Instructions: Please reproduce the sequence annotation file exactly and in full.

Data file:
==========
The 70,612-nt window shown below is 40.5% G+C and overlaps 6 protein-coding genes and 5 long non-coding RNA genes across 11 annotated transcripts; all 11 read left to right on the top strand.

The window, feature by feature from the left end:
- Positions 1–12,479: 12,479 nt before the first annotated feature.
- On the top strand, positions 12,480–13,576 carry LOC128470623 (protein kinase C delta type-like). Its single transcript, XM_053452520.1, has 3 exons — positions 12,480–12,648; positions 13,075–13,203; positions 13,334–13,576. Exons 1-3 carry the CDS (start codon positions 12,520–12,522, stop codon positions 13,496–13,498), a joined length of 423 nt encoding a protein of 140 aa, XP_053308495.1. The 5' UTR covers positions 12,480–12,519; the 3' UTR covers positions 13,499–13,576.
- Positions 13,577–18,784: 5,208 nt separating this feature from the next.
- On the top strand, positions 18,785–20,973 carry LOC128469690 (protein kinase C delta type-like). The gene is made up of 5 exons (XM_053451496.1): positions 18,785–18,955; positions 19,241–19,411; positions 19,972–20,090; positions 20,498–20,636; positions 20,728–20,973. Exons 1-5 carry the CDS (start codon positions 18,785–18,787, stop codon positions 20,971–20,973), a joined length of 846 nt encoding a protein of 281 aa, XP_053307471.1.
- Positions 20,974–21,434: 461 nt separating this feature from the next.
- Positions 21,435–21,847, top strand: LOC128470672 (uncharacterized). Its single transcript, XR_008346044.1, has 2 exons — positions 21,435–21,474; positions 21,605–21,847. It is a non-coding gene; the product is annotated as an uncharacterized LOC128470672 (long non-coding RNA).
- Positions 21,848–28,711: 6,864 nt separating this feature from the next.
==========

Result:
The 70,612-nt window shown below is 40.5% G+C and overlaps 6 protein-coding genes and 5 long non-coding RNA genes across 11 annotated transcripts; all 11 read left to right on the top strand.

The window, feature by feature from the left end:
- Positions 1–12,479: 12,479 nt before the first annotated feature.
- On the top strand, positions 12,480–13,576 carry LOC128470623 (protein kinase C delta type-like). Its single transcript, XM_053452520.1, has 3 exons — positions 12,480–12,648; positions 13,075–13,203; positions 13,334–13,576. Exons 1-3 carry the CDS (start codon positions 12,520–12,522, stop codon positions 13,496–13,498), a joined length of 423 nt encoding a protein of 140 aa, XP_053308495.1. The 5' UTR covers positions 12,480–12,519; the 3' UTR covers positions 13,499–13,576.
- Positions 13,577–18,784: 5,208 nt separating this feature from the next.
- On the top strand, positions 18,785–20,973 carry LOC128469690 (protein kinase C delta type-like). The gene is made up of 5 exons (XM_053451496.1): positions 18,785–18,955; positions 19,241–19,411; positions 19,972–20,090; positions 20,498–20,636; positions 20,728–20,973. Exons 1-5 carry the CDS (start codon positions 18,785–18,787, stop codon positions 20,971–20,973), a joined length of 846 nt encoding a protein of 281 aa, XP_053307471.1.
- Positions 20,974–21,434: 461 nt separating this feature from the next.
- Positions 21,435–21,847, top strand: LOC128470672 (uncharacterized). Its single transcript, XR_008346044.1, has 2 exons — positions 21,435–21,474; positions 21,605–21,847. It is a non-coding gene; the product is annotated as an uncharacterized LOC128470672 (long non-coding RNA).
- Positions 21,848–28,711: 6,864 nt separating this feature from the next.